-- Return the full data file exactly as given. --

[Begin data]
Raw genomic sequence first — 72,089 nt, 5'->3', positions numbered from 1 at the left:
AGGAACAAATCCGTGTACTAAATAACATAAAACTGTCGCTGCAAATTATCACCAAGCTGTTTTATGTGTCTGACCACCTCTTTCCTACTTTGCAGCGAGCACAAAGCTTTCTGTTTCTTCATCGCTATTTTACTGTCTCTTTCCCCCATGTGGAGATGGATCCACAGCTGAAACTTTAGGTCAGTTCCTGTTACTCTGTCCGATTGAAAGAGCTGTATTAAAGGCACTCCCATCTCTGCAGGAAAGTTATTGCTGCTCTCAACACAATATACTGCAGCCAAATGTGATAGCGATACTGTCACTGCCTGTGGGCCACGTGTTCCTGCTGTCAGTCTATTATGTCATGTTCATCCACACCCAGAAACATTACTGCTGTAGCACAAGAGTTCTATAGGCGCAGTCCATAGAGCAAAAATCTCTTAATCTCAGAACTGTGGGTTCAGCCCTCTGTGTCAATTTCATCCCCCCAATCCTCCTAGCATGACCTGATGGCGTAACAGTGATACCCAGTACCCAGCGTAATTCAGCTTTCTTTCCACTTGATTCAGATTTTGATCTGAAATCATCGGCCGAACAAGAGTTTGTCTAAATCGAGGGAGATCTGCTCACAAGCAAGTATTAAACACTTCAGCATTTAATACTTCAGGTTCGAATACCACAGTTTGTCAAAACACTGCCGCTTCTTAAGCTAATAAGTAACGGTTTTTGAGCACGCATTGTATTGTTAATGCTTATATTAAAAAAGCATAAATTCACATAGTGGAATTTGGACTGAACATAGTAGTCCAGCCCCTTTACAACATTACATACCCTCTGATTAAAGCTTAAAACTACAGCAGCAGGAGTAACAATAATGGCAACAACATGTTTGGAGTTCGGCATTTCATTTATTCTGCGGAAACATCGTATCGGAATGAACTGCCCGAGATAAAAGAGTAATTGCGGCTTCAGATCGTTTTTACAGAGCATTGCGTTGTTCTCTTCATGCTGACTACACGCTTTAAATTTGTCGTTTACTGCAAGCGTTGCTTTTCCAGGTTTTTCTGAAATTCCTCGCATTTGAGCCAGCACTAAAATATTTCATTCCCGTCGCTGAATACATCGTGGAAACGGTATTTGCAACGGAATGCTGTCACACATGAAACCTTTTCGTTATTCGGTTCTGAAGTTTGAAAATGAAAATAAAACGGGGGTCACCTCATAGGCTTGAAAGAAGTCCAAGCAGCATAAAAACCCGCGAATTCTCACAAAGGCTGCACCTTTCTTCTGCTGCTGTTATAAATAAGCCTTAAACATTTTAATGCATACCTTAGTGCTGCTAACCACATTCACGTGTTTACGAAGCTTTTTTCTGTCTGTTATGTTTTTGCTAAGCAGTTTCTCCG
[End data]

Raw genomic sequence first — 72,089 nt, 5'->3', positions numbered from 1 at the left:
AGGAACAAATCCGTGTACTAAATAACATAAAACTGTCGCTGCAAATTATCACCAAGCTGTTTTATGTGTCTGACCACCTCTTTCCTACTTTGCAGCGAGCACAAAGCTTTCTGTTTCTTCATCGCTATTTTACTGTCTCTTTCCCCCATGTGGAGATGGATCCACAGCTGAAACTTTAGGTCAGTTCCTGTTACTCTGTCCGATTGAAAGAGCTGTATTAAAGGCACTCCCATCTCTGCAGGAAAGTTATTGCTGCTCTCAACACAATATACTGCAGCCAAATGTGATAGCGATACTGTCACTGCCTGTGGGCCACGTGTTCCTGCTGTCAGTCTATTATGTCATGTTCATCCACACCCAGAAACATTACTGCTGTAGCACAAGAGTTCTATAGGCGCAGTCCATAGAGCAAAAATCTCTTAATCTCAGAACTGTGGGTTCAGCCCTCTGTGTCAATTTCATCCCCCCAATCCTCCTAGCATGACCTGATGGCGTAACAGTGATACCCAGTACCCAGCGTAATTCAGCTTTCTTTCCACTTGATTCAGATTTTGATCTGAAATCATCGGCCGAACAAGAGTTTGTCTAAATCGAGGGAGATCTGCTCACAAGCAAGTATTAAACACTTCAGCATTTAATACTTCAGGTTCGAATACCACAGTTTGTCAAAACACTGCCGCTTCTTAAGCTAATAAGTAACGGTTTTTGAGCACGCATTGTATTGTTAATGCTTATATTAAAAAAGCATAAATTCACATAGTGGAATTTGGACTGAACATAGTAGTCCAGCCCCTTTACAACATTACATACCCTCTGATTAAAGCTTAAAACTACAGCAGCAGGAGTAACAATAATGGCAACAACATGTTTGGAGTTCGGCATTTCATTTATTCTGCGGAAACATCGTATCGGAATGAACTGCCCGAGATAAAAGAGTAATTGCGGCTTCAGATCGTTTTTACAGAGCATTGCGTTGTTCTCTTCATGCTGACTACACGCTTTAAATTTGTCGTTTACTGCAAGCGTTGCTTTTCCAGGTTTTTCTGAAATTCCTCGCATTTGAGCCAGCACTAAAATATTTCATTCCCGTCGCTGAATACATCGTGGAAACGGTATTTGCAACGGAATGCTGTCACACATGAAACCTTTTCGTTATTCGGTTCTGAAGTTTGAAAATGAAAATAAAACGGGGGTCACCTCATAGGCTTGAAAGAAGTCCAAGCAGCATAAAAACCCGCGAATTCTCACAAAGGCTGCACCTTTCTTCTGCTGCTGTTATAAATAAGCCTTAAACATTTTAATGCATACCTTAGTGCTGCTAACCACATTCACGTGTTTACGAAGCTTTTTTCTGTCTGTTATGTTTTTGCTAAGCAGTTTCTCCG